Top 5 Head Coaches in Cleveland Browns History

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Who Are the Greatest Browns Head Coaches of All Time?

Since 1999, when the Browns returned as an expansion franchise, there has been a revolving door of head coaches. Before this period, however, Cleveland's coaching tradition was far more stable, and there were many successes to be celebrated.

Over the first 29 years of the franchise's existence, only three men coached the team—and over the next 21 years only seven made the play calls. Unfortunately, coaching stability dropped off after that. Since 1999 there have been 11 head coaches in 22 seasons (and a 12th will wear a headset for the 2020 season). Only one coach since 2008 has posted a winning record, but eight have taken the Browns to the postseason—and two have won championships.

A list of the top five head coaches in Browns history follows, as well as a handful of honorable mentions. In addition, you will find a complete list of every head coach in franchise history.

Selection Criteria

With so many coaches who have taken the Browns into the playoffs, there were some tough choices to make regarding this list. The criteria considered include:

  • Legacy Honors (Hall of Fame, Ring of Honor, etc.)
  • Coaching success (winning percentage, postseason appearances, etc.)
  • Longevity (years spent with the Browns)

Only games coached with the Browns are factored into this list, so while Hall of Famer Forrest Gregg was a great player for the Packers and also coached for 11 total seasons, his 18–23 mark over three seasons with the Browns won't make the cut here.

Patriots head coach Bill Belichick (right) shakes hands with former Browns coach Hue Jackson after a 2017 game. Belichick was the final head coach of the Browns before the team was moved to Baltimore after the 1995 season.

Patriots head coach Bill Belichick (right) shakes hands with former Browns coach Hue Jackson after a 2017 game. Belichick was the final head coach of the Browns before the team was moved to Baltimore after the 1995 season.

5. Bill Belichick

  • Browns Head Coach: 1991–95
  • Record: 36–44
  • Playoff Appearance: 1994

Bill Belichick had spent several seasons as an assistant coach in the NFL, and he finally got his head coaching break when he was hired by the Browns in 1991.

In 1988 Belichick had interviewed for Cleveland's vacancy when Marty Scottenheimer was fired. He instead stayed with the Giants; he won a Super Bowl in 1990 as their defensive coordinator. Belichick was 38 years old at the time he was hired by the Browns, making him the youngest head coach in the league. However, he didn't take the NFL by storm as some disruptive young coaches have.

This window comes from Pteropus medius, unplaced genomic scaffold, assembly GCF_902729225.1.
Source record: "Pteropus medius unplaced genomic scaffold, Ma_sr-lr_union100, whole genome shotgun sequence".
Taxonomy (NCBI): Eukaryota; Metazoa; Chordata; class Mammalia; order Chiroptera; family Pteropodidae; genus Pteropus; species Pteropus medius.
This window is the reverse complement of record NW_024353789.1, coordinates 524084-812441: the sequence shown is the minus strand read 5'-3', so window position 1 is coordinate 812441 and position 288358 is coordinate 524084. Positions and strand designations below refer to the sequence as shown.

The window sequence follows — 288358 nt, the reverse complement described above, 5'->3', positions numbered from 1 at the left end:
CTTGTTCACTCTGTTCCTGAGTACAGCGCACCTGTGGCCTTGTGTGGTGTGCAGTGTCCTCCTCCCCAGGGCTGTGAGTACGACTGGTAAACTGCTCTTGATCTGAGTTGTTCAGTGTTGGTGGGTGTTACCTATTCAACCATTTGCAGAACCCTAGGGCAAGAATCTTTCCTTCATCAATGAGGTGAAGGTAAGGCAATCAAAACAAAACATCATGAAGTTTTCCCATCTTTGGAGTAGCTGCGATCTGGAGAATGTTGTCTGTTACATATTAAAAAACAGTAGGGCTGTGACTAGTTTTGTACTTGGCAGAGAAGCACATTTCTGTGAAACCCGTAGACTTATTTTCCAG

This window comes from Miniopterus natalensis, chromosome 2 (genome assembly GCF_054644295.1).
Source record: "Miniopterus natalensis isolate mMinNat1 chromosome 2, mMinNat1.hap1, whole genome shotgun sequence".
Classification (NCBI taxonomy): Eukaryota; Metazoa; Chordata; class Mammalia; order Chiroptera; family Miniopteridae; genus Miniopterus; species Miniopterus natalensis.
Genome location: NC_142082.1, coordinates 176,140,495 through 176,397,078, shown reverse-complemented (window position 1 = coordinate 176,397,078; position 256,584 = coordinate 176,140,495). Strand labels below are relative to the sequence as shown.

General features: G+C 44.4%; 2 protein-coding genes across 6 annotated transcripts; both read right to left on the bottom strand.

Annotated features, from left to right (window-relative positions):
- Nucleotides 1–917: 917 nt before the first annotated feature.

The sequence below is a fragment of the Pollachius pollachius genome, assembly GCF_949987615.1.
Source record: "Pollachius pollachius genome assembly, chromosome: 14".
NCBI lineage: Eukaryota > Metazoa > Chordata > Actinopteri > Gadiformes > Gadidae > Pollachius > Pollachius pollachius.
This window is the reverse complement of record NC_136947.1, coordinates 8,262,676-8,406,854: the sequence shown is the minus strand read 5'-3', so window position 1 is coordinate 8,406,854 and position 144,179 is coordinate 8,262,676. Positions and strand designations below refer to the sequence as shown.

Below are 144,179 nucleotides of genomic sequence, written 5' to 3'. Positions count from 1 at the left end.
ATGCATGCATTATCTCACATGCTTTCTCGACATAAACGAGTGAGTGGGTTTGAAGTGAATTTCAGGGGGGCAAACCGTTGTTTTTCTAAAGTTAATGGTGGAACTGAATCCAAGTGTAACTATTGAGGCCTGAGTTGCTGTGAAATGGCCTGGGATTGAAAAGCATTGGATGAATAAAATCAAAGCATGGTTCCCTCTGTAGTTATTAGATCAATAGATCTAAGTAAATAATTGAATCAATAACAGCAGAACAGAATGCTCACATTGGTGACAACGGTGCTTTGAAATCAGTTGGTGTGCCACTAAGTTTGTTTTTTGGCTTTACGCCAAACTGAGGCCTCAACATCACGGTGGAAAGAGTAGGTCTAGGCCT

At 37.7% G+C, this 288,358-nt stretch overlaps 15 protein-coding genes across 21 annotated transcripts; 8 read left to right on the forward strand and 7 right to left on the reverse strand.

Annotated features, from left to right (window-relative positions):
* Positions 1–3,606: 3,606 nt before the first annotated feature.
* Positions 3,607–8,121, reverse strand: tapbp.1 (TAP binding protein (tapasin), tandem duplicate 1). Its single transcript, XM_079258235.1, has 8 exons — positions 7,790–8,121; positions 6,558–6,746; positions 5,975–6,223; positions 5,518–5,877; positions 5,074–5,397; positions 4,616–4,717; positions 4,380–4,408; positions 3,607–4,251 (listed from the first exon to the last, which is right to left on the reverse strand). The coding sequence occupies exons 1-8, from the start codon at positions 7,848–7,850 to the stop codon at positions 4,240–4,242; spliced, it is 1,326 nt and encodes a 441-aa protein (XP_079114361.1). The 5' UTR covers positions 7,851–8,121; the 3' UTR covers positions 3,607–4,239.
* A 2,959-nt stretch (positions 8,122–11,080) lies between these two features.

Belichick would ultimately face a losing record in four of his five seasons in Cleveland, though he did lead the team to the postseason in 1994. The Browns finished 11–5 that season, and they beat the Patriots in the first round of the playoffs. Despite a losing record in 1995, it was Belichick's understanding that he would follow the Browns to Baltimore when Modell moved the team there for the 1996 season. Instead, he was fired. He's since become one of the greatest head coaches in the history of the NFL and has won six Super Bowls with the Patriots.

Bill Belichick: Browns Coaching Record

YearGamesWinsLossesTiesWinning %

1995

16

5

11

0

0.313

1994

16

11

5

0

0.688

1993

16

7

9

0

0.438

1992

16

7

9

0

0.438

1991

16

6

10

0

0.375

4. Sam Rutigliano

  • Browns Head Coach: 1978–84
  • Record: 47–50
  • Playoff Appearances: 1980, '82
  • Awards: United Press International NFL Coach of the Year (1979–80)

When the Browns hired Sam Rutigliano, they did something they had never done in the first 31 years of the franchise—hire a head coach from outside the organization. Rutigliano was the sixth coach in the history of the Browns, and he was hired off of the Saints' assistant coaching staff.

It didn't take long for him to become a beloved figure in Cleveland. By 1980 he had the Browns in position to make the postseason. Behind the arm of quarterback Brian Sipe, who was named the NFL's MVP that season, the Browns won their division. But they lost in the first round of the playoffs on the famed Red Right 88 play call.